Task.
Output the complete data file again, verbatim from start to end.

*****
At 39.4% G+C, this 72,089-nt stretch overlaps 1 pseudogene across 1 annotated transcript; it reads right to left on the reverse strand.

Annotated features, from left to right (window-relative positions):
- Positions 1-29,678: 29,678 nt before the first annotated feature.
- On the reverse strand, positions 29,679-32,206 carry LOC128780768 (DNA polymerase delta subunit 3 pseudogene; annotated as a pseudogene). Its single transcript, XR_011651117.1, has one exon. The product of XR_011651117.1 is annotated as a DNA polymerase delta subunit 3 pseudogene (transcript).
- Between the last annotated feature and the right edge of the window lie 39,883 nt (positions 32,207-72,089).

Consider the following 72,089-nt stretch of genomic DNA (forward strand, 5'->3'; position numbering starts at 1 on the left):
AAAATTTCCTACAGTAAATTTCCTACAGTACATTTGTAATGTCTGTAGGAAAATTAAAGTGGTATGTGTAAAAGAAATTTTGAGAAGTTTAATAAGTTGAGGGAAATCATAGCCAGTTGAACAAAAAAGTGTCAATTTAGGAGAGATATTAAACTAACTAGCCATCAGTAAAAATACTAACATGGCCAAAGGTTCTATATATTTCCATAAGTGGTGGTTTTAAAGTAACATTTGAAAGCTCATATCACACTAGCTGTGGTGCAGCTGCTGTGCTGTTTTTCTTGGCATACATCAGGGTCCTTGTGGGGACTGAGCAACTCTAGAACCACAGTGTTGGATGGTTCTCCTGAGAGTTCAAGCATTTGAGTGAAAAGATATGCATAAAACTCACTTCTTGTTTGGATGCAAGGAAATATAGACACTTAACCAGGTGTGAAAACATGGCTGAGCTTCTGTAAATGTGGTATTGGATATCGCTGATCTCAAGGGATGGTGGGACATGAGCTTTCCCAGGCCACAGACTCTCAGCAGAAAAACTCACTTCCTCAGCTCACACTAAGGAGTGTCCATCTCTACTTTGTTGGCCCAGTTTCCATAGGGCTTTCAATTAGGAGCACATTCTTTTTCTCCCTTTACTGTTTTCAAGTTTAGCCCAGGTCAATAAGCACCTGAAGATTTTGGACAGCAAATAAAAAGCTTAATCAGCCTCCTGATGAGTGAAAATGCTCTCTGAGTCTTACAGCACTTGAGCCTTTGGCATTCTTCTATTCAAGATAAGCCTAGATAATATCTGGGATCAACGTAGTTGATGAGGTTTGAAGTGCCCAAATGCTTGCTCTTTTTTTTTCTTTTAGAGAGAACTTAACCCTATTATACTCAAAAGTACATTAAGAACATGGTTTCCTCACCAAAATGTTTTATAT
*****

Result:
At 39.4% G+C, this 72,089-nt stretch overlaps 1 pseudogene across 1 annotated transcript; it reads right to left on the reverse strand.

Annotated features, from left to right (window-relative positions):
- Positions 1-29,678: 29,678 nt before the first annotated feature.
- On the reverse strand, positions 29,679-32,206 carry LOC128780768 (DNA polymerase delta subunit 3 pseudogene; annotated as a pseudogene). Its single transcript, XR_011651117.1, has one exon. The product of XR_011651117.1 is annotated as a DNA polymerase delta subunit 3 pseudogene (transcript).
- Between the last annotated feature and the right edge of the window lie 39,883 nt (positions 32,207-72,089).

Consider the following 72,089-nt stretch of genomic DNA (forward strand, 5'->3'; position numbering starts at 1 on the left):
AAAATTTCCTACAGTAAATTTCCTACAGTACATTTGTAATGTCTGTAGGAAAATTAAAGTGGTATGTGTAAAAGAAATTTTGAGAAGTTTAATAAGTTGAGGGAAATCATAGCCAGTTGAACAAAAAAGTGTCAATTTAGGAGAGATATTAAACTAACTAGCCATCAGTAAAAATACTAACATGGCCAAAGGTTCTATATATTTCCATAAGTGGTGGTTTTAAAGTAACATTTGAAAGCTCATATCACACTAGCTGTGGTGCAGCTGCTGTGCTGTTTTTCTTGGCATACATCAGGGTCCTTGTGGGGACTGAGCAACTCTAGAACCACAGTGTTGGATGGTTCTCCTGAGAGTTCAAGCATTTGAGTGAAAAGATATGCATAAAACTCACTTCTTGTTTGGATGCAAGGAAATATAGACACTTAACCAGGTGTGAAAACATGGCTGAGCTTCTGTAAATGTGGTATTGGATATCGCTGATCTCAAGGGATGGTGGGACATGAGCTTTCCCAGGCCACAGACTCTCAGCAGAAAAACTCACTTCCTCAGCTCACACTAAGGAGTGTCCATCTCTACTTTGTTGGCCCAGTTTCCATAGGGCTTTCAATTAGGAGCACATTCTTTTTCTCCCTTTACTGTTTTCAAGTTTAGCCCAGGTCAATAAGCACCTGAAGATTTTGGACAGCAAATAAAAAGCTTAATCAGCCTCCTGATGAGTGAAAATGCTCTCTGAGTCTTACAGCACTTGAGCCTTTGGCATTCTTCTATTCAAGATAAGCCTAGATAATATCTGGGATCAACGTAGTTGATGAGGTTTGAAGTGCCCAAATGCTTGCTCTTTTTTTTTCTTTTAGAGAGAACTTAACCCTATTATACTCAAAAGTACATTAAGAACATGGTTTCCTCACCAAAATGTTTTATAT